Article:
I had one point that I wanted to clarify: you quoted Leo Strauss about "permissive egalitarianism." Since Strauss is considered the godfather of neoconservative philosophy, what do you think of the neoconservative philosophy in general? Do you think its premises (eg. society has to have an "other" to fight against to maintain a sense of community, liberalism is the problem as opposed to other forces, democracy can be imposed from the outside, etc.) are valid or not?
Look, Strauss has somewhat influenced my thinking and probably not in a way too terribly pleasing to some Straussians, I suspect. But I have a soft spot for him in my heart, I must admit. He has wonderfully stunning insights into most of the texts I am passionate about and many beautifully imaginative readings which forces one to be attentive to the context of texts.
Behind some of the more accusative tarradiddle targeting him, however, has been, I think, certain inattentiveness to the precarious conditions under which various authors have written throughout history. It doesn't take much simply to hover over various texts, presumptuous in thinking we understand the writers better than they understood themselves.
Intimate readings, on the other hand, require thoughtfulness and carefulness and one has to occasionally work multiple layers to get at some of the more central concepts. So I find Strauss in some ways indispensable. And his contributions to the debates on the malaise of modernity, and particularly about liberal education should not be avoided; nor could they be ignored.
Some translations of his works can be found in Iran. Labors of love, really. And I would suggest that geography does indeed affect one's interpretations at times. Two different examples and an observation of a more personal nature about the act of writing.
Much of the more recent belligerent (western) attacks on Strauss won't have much force if you are reading here. Do you really think anyone would rush to find him outrageous, or Straussians a "cult", for suggesting esoteric/exoteric dimensions to texts?
People go on to read our medieval poet Hafez everyday here looking for as yet another undiscovered layer or undisclosed meaning. And a central feature of Shi'ia theology has to do with a reading of the Koran dependent upon Zaher and Baten dichotomy. Fundamentally though, we should remember, Mr. Strauss attempts to get at the crisis of modernity by proceeding back to Plato through Al-Farabi. And Al-Farabi is one of us and we an heir to his tradition.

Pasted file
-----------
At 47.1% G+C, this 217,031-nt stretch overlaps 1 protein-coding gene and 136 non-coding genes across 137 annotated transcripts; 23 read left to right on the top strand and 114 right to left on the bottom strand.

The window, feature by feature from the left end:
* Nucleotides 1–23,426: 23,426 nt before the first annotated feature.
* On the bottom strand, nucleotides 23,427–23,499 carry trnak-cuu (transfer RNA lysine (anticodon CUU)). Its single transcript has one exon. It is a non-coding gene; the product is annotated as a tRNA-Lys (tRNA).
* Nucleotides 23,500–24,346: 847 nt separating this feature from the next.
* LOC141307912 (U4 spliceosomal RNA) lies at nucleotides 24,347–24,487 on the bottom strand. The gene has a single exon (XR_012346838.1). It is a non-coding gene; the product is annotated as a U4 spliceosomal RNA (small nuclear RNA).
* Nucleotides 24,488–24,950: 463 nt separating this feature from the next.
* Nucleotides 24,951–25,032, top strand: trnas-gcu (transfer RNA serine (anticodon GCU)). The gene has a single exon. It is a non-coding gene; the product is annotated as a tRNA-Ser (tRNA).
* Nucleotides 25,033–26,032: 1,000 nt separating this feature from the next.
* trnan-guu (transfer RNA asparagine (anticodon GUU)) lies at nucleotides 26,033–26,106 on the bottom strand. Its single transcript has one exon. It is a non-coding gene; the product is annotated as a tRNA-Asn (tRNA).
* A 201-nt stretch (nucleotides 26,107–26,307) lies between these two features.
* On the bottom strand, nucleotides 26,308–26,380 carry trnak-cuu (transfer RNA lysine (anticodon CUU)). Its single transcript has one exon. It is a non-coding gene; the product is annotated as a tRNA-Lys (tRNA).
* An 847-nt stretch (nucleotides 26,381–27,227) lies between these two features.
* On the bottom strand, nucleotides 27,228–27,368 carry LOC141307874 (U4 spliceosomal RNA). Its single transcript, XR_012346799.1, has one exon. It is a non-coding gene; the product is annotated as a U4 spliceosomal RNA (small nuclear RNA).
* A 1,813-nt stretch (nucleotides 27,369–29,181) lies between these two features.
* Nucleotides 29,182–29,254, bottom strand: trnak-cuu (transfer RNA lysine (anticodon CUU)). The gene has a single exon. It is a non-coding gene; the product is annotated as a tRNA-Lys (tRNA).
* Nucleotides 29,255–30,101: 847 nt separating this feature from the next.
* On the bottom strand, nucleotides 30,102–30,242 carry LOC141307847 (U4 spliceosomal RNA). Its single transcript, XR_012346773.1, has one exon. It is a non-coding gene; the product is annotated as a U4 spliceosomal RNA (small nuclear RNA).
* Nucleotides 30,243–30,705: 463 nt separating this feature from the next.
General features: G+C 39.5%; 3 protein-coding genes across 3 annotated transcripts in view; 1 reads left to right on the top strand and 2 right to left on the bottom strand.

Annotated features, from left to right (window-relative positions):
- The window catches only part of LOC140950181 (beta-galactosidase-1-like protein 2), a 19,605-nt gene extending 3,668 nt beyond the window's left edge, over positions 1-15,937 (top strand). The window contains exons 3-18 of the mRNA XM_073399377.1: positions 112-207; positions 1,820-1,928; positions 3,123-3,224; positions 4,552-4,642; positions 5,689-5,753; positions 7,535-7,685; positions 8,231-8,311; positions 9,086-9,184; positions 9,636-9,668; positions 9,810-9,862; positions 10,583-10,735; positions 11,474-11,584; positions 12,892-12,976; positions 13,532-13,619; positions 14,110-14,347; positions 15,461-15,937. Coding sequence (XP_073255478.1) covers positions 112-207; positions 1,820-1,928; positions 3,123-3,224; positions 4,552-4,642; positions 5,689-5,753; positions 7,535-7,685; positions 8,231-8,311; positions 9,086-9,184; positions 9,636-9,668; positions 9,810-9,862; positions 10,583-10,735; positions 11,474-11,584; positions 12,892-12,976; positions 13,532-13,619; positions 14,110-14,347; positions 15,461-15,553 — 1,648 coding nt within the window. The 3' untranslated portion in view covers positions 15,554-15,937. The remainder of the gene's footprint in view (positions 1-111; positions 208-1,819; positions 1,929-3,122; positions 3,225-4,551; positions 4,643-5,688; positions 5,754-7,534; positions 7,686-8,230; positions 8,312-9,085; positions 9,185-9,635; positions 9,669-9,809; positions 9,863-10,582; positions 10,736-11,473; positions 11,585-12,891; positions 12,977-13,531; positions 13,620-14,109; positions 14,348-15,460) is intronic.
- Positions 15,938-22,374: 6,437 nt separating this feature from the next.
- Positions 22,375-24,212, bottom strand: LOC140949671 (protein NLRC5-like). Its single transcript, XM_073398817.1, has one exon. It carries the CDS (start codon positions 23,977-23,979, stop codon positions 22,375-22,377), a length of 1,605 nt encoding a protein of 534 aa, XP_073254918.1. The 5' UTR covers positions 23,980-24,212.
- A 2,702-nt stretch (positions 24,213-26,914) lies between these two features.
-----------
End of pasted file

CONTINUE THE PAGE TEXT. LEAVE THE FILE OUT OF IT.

Conversely though, there isn't much one can do with some of the more reductionist interpretations of the political consequences of his teachings in the Iranian context if one isn't content with our present predicament or some of the possible choices.
Let's be blunt: I like my ancestors just as much as many of you on the outside fancy yours, I suppose. But the divine laws appear to me antithetical to justice. The engagement with His inscrutable will has resulted in the vanishing of wonder in our society and myriad meditations on His mystery and omnipotence has destroyed much of the concern with the order of things. So instead of the promised "deepening of the soul" we now have its near annihilation.
Can't very well be blaming liberalism, moral-relativism or historicism for the breakdowns in the social life here now, could we? So what is there to think? Is the tradition itself or this present form of our Republic or our (conventionally understood) foundational principles really defensible?
Put differently, the "covenant" hasn't done what it was supposed to do and precisely because of this failure, those who insist on "childlike simplicity"," obedient love" and "fear and trembling" should now leave our cities or confine themselves to the temple. I had never been satisfied with the Almighty's response to Job's questions to begin with. But Bam has definitively exhausted my patience altogether and for eternity.
And now a problem of transition. A strict, inattentive reading of the question of the best regime might lead us straight into the stinky shoes of the likes of Chalabi at best, although I can certainly see why some of the more rightwing, pious supporters of this Islamic regime are occasional Strauss readers. (check the Resalat newspaper)